Burning Down the House: How Libertarian Philosophy Was Corrupted by Delusion and Greed

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$28.99  $26.96
St. Martin's Press
Publish Date
6.44 X 9.47 X 1.06 inches | 1.1 pounds

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About the Author
ANDREW KOPPELMAN is an award-winning John Paul Stevens Professor of Law at Northwestern University. He is the author of Gay Rights vs. Religious Liberty? and The Tough Luck Constitution and the Assault on Health Care Reform. His work has appeared in USA Today, CNN.com, The New Republic, Salon, The Chicago Tribune, and Vox. He is a regular contributor to The Hill and to Balkinization, a leading blog in constitutional law.

"An absolutely indispensable guide to understanding the nature the modern Libertarian movement. Koppelman writes in the best tradition of fair-minded and deeply insightful historians, making his findings all the more unsettling. He shows how a near-Utopian vision of government-free humanity has evolved into a corrosive and ultrapowerful force in American politics today. This book is a wake-up call to anyone who cares about American democracy."
--Christopher Leonard, author of the New York Times bestseller Kochland.

"Andrew Koppelman mounts an elegant and thorough criticism of the classical-liberalism-off-the-rails of people like Ayn Rand or Senator Rand Paul. Even we real classical liberals need to face up to his criticisms. Maybe, as he argues, the world needs more regulation and redistribution. Quantitatively speaking, I think not. But read the book, and get a lot smarter about the case pro and con."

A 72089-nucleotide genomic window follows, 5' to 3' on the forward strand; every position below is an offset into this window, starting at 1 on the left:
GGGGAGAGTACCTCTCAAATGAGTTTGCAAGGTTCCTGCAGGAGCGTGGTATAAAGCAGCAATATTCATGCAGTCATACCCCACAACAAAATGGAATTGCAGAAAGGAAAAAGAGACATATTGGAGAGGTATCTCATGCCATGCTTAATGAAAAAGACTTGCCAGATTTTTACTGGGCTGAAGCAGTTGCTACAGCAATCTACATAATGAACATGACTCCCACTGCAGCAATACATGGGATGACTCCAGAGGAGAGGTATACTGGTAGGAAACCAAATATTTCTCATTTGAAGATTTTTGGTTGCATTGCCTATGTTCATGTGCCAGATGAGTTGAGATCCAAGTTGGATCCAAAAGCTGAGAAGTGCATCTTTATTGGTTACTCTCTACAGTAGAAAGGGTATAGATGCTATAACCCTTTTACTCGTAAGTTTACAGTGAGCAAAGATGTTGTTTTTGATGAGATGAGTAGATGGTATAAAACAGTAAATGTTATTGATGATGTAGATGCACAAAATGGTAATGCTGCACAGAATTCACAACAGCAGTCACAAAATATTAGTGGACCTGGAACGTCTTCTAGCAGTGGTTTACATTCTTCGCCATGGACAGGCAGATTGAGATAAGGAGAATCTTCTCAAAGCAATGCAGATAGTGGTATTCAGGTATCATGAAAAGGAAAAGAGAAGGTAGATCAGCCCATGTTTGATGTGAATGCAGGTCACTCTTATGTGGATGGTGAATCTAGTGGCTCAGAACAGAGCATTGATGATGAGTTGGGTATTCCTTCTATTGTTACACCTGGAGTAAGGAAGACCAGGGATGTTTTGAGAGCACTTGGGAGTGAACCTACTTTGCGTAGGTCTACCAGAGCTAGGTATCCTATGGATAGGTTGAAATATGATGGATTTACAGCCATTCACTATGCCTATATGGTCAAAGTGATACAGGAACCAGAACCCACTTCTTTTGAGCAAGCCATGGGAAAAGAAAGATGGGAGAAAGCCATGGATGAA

-Deirdre McCloskey, Distinguished Professor of Economics, History, English, and Communication, University of Illinois at Chicago

"It is an important contribution to philosophical debates about the nature and extent of the divide between classical liberalism and libertarianism. More important, it brings much needed clarification to public debates over the proper role of capitalism in a democratic society."
-Samuel Freeman, Emeritus Avalon Professor in the Humanities, University of Pennsylvania

"Unlike other critics of libertarianism, Andrew Koppelman took the effort to understand it. The payoff is not just an erudite critique of certain strands of libertarianism, but an appreciation for what moderate Hayekian libertarianism has to teach both the left and the right."
-David Bernstein, University Professor, Antonin Scalia Law School, George Mason University

"This treatise has the power to reach readers on both the right and the left."
-Publishers Weekly